The Singapore Business Federation (SBF) hopes that the Government will broaden the SG-Innovate initiative beyond start-ups to include small and medium-sized enterprises (SMEs).
SG-Innovate is a new company set up by the Government to nurture innovative start-ups so that students and researchers can commercialise their ideas and research findings.
"Technology and R&D (research and development) will be the key input for future corporate capabilities," said SBF chief executive Ho Meng Kit yesterday.
Mr Ho said SMEs as well as start-ups also need access to a single agency that specifically helps them to acquire and manage intellectual properties, or leverage on the intellectual properties that have already been developed by Singapore's research institutes, in order to commercialise them.
"SG-Innovate is a very important programme," he added, noting that the SBF calls for the Government to enlarge it in the later phases.
Technology and R&D (research and development) will be the key input for future corporate capabilities.
MR HO MENG KIT, SBF chief executive, who spoke about the new SG-Innovate.
Mr Ho was speaking on the sidelines of a Budget seminar organised by the SBF and the Singapore National Employers Federation (SNEF). Some 850 SBF and SNEF members as well as members of the public attended the half-day event.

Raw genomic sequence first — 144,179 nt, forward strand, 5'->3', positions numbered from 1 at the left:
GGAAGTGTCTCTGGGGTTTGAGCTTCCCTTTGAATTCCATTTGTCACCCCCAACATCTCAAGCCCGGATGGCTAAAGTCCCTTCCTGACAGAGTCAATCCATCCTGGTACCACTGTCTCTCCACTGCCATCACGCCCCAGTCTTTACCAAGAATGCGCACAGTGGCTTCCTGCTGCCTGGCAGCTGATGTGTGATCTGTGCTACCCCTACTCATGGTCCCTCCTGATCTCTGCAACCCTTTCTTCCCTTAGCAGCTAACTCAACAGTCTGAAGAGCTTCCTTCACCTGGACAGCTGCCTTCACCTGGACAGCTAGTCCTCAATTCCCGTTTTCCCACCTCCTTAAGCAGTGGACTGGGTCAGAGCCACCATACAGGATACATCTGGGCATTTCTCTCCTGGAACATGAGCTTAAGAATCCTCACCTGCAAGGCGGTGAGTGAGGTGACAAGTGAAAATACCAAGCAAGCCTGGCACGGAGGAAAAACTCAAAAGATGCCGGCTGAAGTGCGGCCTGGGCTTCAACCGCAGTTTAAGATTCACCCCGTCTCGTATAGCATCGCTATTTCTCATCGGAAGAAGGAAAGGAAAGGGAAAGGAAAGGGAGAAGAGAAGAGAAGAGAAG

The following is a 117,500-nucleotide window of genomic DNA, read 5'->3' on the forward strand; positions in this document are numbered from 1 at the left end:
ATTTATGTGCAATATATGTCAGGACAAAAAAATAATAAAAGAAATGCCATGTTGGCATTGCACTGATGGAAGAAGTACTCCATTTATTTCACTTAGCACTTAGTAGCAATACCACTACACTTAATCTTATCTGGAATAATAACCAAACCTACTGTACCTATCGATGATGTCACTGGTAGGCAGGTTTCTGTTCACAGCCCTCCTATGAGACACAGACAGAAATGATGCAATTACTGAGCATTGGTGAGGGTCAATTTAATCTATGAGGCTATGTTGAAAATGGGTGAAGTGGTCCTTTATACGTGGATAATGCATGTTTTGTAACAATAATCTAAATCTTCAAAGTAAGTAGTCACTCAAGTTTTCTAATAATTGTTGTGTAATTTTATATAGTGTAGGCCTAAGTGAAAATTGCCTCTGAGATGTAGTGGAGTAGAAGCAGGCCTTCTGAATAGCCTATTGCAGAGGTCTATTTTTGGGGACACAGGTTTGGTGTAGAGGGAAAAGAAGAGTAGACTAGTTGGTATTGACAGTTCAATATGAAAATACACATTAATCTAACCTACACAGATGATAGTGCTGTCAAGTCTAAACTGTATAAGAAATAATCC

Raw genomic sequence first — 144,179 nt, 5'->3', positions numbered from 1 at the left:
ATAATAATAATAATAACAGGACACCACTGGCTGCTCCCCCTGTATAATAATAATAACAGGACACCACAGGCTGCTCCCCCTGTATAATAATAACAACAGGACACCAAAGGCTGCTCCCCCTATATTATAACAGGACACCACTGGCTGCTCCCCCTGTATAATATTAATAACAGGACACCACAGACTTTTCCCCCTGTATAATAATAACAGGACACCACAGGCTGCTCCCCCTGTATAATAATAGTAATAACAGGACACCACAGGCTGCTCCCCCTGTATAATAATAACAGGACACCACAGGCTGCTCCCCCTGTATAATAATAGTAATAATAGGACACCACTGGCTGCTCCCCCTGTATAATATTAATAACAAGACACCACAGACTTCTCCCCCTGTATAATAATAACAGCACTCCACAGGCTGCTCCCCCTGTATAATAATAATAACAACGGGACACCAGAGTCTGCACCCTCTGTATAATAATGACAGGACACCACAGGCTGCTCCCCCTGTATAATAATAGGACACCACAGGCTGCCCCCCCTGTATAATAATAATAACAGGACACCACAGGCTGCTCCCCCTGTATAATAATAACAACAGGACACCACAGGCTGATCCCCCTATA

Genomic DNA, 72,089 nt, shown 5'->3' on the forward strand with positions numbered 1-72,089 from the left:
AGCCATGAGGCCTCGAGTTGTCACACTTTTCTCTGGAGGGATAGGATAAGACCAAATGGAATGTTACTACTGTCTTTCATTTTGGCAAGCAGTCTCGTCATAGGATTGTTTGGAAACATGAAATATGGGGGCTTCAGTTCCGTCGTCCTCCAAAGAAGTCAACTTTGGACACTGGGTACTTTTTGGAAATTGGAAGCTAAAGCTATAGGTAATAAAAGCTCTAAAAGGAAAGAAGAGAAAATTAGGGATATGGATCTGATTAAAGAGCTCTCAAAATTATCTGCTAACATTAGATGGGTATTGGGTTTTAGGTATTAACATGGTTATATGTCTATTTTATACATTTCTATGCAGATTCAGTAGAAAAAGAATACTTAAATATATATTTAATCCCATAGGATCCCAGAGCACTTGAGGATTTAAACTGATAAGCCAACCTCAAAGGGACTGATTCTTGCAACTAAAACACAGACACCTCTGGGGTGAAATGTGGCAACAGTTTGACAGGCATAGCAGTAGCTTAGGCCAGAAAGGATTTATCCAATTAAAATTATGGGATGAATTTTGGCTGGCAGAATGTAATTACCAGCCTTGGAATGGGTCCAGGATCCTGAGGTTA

In an instant poll conducted, more than half of respondents felt the Budget offers "some help" on business costs, but that the measures are insufficient to help them face current economic headwinds.
The respondents singled out the enhanced corporate income tax rebate and the extension of the Special Employment Credit as two measures that most benefit their firms.
Finance Minister Heng Swee Keat had announced an enhanced corporate income tax rebate which will rise to 50 per cent of tax payable, up to a cap of $20,000. This translates to a lower effective tax rate for many SMEs.
The Special Employment Credit is a scheme that provides wage offsets to employers hiring older workers and people with disabilities.
Nearly 70 per cent of the respondents also said that they are unsure if the $4.5 billion Industry Transformation Programme will help their businesses create new value. They called for more details.
In a wide-ranging panel discussion at the event, several businesses in the construction sector sought clarifications on why the Government continued with the foreign workers' levy hike for the sector.
Mr Timothy Charles Yap, head of economic programmes at the Ministry of Finance, said the hike is meant to nudge construction firms to continue with restructuring and increase capital investments in equipment that raises productivity.
Other than feedback about not having enough help to cope with rising business costs, Mr Ho said the sentiment from businesses towards the Budget was generally "quite good", and many felt that it was a balanced and targeted one.
He also saw "quite a lot of parallels" between the SBF's Budget wishlist as laid out in its position paper earlier this year and the Budget.
He noted that about 15 per cent of the Budget measures for businesses are for the short term, with the rest focusing on the longer term.
"It's the same sort of template that we talked about," said Mr Ho. "I think there was a lot of alignment."
He added that the SBF's position paper focused a lot on collaboration and partnerships among small and large companies, and between companies and the Government.
"This Budget has a strong emphasis on partnership and collaboration. So, I'm very happy to see that change as well."